For healthy financial records, you’ll need to track all of your business’s accounts. There are different ways to categorize accounts, however, one of which involves the use of subsidiary accounts. Found below a control account, they contain the information that’s reported in a general ledger account. To learn more about subsidiary accounts and how they are used in accounting, keep reading.
The Basics of Subsidiary Accounts
A subsidiary account is a type of financial account — income, expenses, etc. — that’s designed to categorize and track different types of transactions. They are designed to reflect the general ledger account to which they are added. For example, you may have a general ledger account for “Shipping Expenses,” to which you can add related subsidiary accounts like “bubble wrap,” “postage,” “shipping insurance,” etc.
The total amount of all the related subsidiary accounts must equal that of the general ledger account to which they are added. If the “Shipping Expenses” account is $15,000, the subsidiary accounts should add up to $15,000 as well.
Subsidiary vs Control Accounts: What’s the Difference?
Subsidiary accounts work in control with control accounts. A control account is simply a general ledger account to which one or more subsidiary accounts are added. In the aforementioned example, the control account is “Shipping”, whereas all other accounts are subsidiary accounts.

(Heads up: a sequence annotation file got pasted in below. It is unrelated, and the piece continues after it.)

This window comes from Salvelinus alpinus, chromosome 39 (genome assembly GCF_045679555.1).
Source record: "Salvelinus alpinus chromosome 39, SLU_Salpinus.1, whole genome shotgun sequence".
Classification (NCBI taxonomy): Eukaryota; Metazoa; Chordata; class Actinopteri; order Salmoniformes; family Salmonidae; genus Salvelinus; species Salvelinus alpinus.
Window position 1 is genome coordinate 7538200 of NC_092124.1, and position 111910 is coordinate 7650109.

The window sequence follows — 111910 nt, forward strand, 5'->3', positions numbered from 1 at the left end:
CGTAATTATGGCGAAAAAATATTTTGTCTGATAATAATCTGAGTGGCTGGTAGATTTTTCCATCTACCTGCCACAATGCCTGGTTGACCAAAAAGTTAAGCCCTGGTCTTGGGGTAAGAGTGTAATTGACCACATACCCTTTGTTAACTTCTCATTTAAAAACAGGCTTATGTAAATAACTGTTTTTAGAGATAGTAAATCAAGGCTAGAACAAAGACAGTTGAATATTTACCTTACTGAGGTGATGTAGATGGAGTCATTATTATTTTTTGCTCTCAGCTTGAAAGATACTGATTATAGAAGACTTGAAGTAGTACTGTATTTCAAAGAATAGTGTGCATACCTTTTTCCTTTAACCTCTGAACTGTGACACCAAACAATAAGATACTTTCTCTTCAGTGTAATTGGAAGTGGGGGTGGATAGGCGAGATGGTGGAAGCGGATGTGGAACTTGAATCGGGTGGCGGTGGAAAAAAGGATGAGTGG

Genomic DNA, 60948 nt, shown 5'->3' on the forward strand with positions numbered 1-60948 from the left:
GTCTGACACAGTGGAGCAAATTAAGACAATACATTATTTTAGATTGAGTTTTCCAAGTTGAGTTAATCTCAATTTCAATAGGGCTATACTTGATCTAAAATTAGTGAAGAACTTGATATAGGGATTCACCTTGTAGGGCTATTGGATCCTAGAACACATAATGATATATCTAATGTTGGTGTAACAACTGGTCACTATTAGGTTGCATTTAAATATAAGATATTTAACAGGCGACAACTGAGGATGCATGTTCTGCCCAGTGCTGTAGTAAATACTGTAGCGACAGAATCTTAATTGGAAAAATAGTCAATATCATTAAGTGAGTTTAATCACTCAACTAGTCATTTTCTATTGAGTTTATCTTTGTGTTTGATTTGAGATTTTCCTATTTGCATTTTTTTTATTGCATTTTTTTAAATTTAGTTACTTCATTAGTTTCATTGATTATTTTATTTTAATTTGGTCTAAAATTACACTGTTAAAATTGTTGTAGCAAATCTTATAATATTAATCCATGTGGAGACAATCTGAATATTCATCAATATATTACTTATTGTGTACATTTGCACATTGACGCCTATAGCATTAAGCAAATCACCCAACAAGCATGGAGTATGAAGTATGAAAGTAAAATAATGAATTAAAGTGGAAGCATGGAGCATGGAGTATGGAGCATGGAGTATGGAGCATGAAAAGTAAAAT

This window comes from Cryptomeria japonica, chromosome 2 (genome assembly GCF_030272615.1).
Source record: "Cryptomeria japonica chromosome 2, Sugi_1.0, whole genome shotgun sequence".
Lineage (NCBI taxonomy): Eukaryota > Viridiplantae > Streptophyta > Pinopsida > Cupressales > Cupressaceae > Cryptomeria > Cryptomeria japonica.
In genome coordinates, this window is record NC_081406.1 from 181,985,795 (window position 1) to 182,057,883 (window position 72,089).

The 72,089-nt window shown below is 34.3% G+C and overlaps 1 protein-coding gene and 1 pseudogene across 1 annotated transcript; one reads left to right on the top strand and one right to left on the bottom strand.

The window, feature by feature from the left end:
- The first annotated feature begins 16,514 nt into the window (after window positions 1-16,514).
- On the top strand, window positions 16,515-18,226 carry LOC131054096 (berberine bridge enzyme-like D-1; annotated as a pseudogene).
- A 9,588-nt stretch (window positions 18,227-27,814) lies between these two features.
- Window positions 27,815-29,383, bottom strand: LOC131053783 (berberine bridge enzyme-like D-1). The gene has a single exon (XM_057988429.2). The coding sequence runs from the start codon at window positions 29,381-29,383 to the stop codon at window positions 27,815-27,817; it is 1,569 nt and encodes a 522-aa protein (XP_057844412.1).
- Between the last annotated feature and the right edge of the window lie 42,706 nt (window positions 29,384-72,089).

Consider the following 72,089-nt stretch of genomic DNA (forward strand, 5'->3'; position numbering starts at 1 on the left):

To create and use subsidiary accounts, you must determine which control account is most relevant to them. You can think of subsidiary accounts as subfolders, with control accounts being a parent folder. Therefore, the subsidiary accounts must be placed under a control account. Of course, you can’t place the same subsidiary account under two or more control accounts. Rather, each subsidiary account must be linked to more than one control account.
The Benefits of Using Subsidiary Accounts
Using subsidiary accounts can make it easier to track your business’s accounts on a more detailed level. With them, you’ll be able to break down your business’s income and expense accounts.
Subsidiary accounts also allow you to verify the total amount of your business’s control accounts. When you add subsidiary accounts to a control account, the total amounts must be equal. In other words, all of the subsidiary accounts added to a control account should add up to the same amount as the control account. If not, it indicates an accounting error, in which case you can go back to find and fix the discrepancy.
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